Overmilking? Test Yourself

Traditionally, the recommendation to dairy producers has been to “milk ALL cows as completely as possible at every milking.” This recommendation has been revised due to recent research and field experience. It is impossible to milk a cow completely dry; there will always be some milk in the udder even after “complete” milk out because she is constantly making milk.

Overmilking is a matter of concern because it may affect teat condition and udder health. In the past, it was believed that all milk needed to be removed from the udder to maximize milk yield. However, breeding for high milk yields has provided cows with a high alveolar capacity. Due to this, cows are more efficient as milk producers.

Overmilking starts when the milk flow to the teat cistern is less than the flow out of the teat canal. Mouthpiece chamber vacuum typically increases during overmilking and fluctuations become larger. If the vacuum in the teat cistern is higher than beneath the teat end for short periods of time, the reverse pressure gradients across the teat canal may increase bacterial invasion of the teat cistern. Reverse pressure gradients occur only during milking of empty teats (Rasmussen et al., 1994), and overmilking will therefore increase the possibility of bacteria entering the teat. Teat end health is also greatly affected by overmilking. Hyperkeratosis of the teat is often experienced in herds with long unit on times.

Hyperkeratosis means excessive keratin growth. It is a thickening of the skin that lines the teat canal and the external orifice. Producers often notice a wart-like structure or rough spots at the end of the teat. This can be a result of poor milking management and long unit on times. Cows that experience these effects are often seen to have an increase in somatic cell count. This is due to the inability to thoroughly clean teat ends with hyperkeratosis, leaving bacteria behind to enter the teat canal during milking.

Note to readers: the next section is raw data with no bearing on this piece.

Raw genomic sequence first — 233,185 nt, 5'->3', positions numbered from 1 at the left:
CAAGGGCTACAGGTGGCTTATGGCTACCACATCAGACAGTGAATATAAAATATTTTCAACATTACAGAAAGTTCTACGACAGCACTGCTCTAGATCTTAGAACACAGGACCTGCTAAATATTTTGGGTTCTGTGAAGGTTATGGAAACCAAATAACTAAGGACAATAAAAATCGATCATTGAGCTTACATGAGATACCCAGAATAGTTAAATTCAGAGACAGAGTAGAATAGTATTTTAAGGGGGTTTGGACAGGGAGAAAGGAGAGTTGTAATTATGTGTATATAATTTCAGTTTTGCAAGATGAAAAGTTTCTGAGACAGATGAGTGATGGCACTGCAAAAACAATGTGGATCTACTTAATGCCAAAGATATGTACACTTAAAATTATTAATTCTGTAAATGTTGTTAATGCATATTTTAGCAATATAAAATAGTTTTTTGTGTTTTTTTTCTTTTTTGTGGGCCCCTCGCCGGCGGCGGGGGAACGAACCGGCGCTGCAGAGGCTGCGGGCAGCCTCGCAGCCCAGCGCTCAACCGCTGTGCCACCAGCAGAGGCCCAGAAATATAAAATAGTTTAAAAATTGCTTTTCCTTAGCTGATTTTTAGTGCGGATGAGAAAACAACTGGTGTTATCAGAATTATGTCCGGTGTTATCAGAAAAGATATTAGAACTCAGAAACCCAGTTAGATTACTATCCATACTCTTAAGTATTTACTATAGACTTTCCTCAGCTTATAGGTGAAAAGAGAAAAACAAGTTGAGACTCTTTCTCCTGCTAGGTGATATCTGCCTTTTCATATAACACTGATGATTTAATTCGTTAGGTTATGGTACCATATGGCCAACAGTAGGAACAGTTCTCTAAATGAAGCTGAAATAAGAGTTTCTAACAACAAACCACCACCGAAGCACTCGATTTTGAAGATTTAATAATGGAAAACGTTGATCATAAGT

As you can see, overmilking and prolonged unit attachment can greatly affect your herd’s udder health. How do you test if you are overmilking? There is a very simple way to do so that can be done by anyone on the farm. The strip yield test looks at overall completeness of milking. It can be done two different ways, by hand or with a unit. I prefer to do this evaluation by hand, but your preference may differ.

To accomplish the test, immediately after milking, hand strip each quarter for 15 seconds, collecting the milk in a container. I use a plastic measuring cup. A properly milked cow should have about one cup of milk left in the udder, if there is more or less, then a milk out problem may exist on your farm.

Performing this test with a milking unit requires a little more precision. A milking meter is required to perform the test using this method. To do so, the milking unit must be reattached within 30 seconds of automatic removal and downward pressure applied. Continue applying pressure for 15 seconds before removing the unit. Record the amount of milk that was harvested using this method. Once again, about one cup of milk should be left in the udder.

If you discover that a problem exists on your farm with over or under milking, there are a number of different factors that can attribute to this. It is important to properly maintain your milking machines to reach optimum performance. If automatic detachers are being used, adjustment for timely removal of the milking unit can be critical to help reduce unit on time. If your farm is manually detaching the unit, employees need to be aware of the issue that is occurring and be more consistent in removing the unit as soon as “end of milking” is reached for each animal. It is important to look at your overall milking routine and have timely unit attachment and proper let down, quiet cow handling and timely unit adjustment, and proper alignment.

In conclusion, a few simple steps on your farm to prevent overmilking can help decrease your overall herd somatic cell count. Routinely perform a strip yield test on your farm to be sure units are being removed in a timely manner and make proper adjustments as needed to reach optimum udder health.


  • Rassmussen, M. D., E. S. Frimer, and E. L. Decker. 1994. Reverse pressure gradients across the teat canal related to machine milking. J. Dairy Sci. 77:984-993

Published on Thu, 22nd Dec 2016 - 13:05